NOW THAT ALMOST EVERYBODY has a smartphone, a tablet or at least a computer, is the old faithful paper logbook still necessary? What about moving to the virtual world and carrying your logbook with you all the time?
Electronic loggers are available in several flavours, from old desktop programs available for Window, Linux and Mac OSx systems to mobile app and online sites.
I've been looking at some of the online services available to scuba-divers, checking their features and how friendly and easy to use they are. In particular I have looked for ease of use, data import, logs export and print, and overall user experience.
Website loggers are online loggers accessible from any device with an Internet connection. Usually they offer adaptive technology, changing the way data is displayed according to the device screen size.
This means that it offers easy use of the logger on a smartphone with a 4in screen as well as on a desktop computer with a 27in screen.
This claims to be the largest online logbook. Let’s register a new account and see what it offers. The process is fast and easy, with only three fields to complete: nickname, email and password. Immediately I‘m presented with my logbook and I can start and fill in my dives.
The screens are simple to navigate with all the necessary options, without being overwhelming or confusing.
An interesting option is the Wallet, where it’s possible to upload scans of our documents, such as diving licences or medical certificates.
Adding a new dive is an easy job. The data is logically divided among several tabs. Of course, there’s no need to fill all the fields, and with a few clicks the essential data is inserted and saved.
After saving, the dive data is displayed in an overview panel that also has a direct connection to Facebook. It looks a bit poor against other online loggers, but the essential data is there, together with the possibility of downloading the dive data in a couple of formats.
Unfortunately I couldn’t find any way to print my logged dive directly from the site. On the other hand, data import is quite robust, with a good choice of data formats.

PLUS: Easy navigation, Facebook integration
MINUS: Limited data export. No logbook printing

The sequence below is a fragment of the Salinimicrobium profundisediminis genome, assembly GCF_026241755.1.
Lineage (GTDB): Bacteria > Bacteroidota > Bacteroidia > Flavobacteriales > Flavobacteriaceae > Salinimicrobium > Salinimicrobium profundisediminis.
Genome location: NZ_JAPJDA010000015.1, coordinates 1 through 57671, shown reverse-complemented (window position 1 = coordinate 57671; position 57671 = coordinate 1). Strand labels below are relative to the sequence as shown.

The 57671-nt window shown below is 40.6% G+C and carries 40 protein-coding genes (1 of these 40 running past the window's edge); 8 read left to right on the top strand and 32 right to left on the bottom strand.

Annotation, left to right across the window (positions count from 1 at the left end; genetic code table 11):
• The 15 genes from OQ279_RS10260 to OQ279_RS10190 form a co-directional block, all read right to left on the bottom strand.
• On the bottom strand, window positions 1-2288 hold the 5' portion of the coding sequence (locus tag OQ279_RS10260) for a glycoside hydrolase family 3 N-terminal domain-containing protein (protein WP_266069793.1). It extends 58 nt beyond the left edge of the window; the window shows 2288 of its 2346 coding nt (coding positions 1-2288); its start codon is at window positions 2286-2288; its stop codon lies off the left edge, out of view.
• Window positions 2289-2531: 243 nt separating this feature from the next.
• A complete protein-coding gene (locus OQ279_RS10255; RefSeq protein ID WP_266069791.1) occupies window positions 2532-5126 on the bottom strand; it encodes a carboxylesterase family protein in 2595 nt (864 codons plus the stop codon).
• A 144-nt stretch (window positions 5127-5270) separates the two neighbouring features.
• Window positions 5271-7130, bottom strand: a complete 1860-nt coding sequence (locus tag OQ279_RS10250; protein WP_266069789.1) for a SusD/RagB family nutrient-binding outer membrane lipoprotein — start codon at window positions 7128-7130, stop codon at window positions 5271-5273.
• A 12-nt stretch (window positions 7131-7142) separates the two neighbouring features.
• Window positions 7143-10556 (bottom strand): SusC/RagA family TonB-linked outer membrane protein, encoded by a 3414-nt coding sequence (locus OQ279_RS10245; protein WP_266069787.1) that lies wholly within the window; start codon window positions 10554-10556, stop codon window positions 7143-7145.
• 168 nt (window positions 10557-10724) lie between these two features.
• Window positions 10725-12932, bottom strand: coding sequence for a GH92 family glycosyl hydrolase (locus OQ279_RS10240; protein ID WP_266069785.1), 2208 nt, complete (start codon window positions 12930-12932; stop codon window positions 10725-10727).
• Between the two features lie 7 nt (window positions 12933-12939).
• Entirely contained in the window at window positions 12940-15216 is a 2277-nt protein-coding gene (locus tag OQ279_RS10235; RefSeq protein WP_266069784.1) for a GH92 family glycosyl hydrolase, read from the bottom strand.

PADI ScubaEarth
This site is managed by PADI. Registration is a three-step procedure – at least it was for me, as I don’t have a PADI number. More data is required here than on other sites: an address, date of birth and an email confirmation procedure.
After logging in, I’m presented with an efficient and elegant desktop. All necessary links and information are easily available.
Adding a divelog entry is a five-step procedure that can be shortened to only two steps. Dive-gear, activities and media tabs are optional; I need only to enter a dive-site and my dive data.
After saving the dive data and moving back to the main diver page, the data is loaded quite slowly.
I also had a few “data retrieving failure” messages before I could eventually see my dive list.
A useful feature is the Gear Locker, where it’s possible to create a list of all your equipment items. This is also useful as a handy reminder of guarantee durations and service dates.
Unfortunately I couldn’t find a way to upload dive data, nor to download or print my logbook.

PLUS: Easy dive log procedure, Gear Locker
MINUS: Limited data upload. No logbook printing

One of the newest dive-logging sites, Diviac aims at creating a scuba-diver community by integrating logbooks with a social network and a dive-trip planner. It also has different registration procedures for divers, instructors and dive-centres.
It is also the only site offering a premium membership. For US $14.99 a year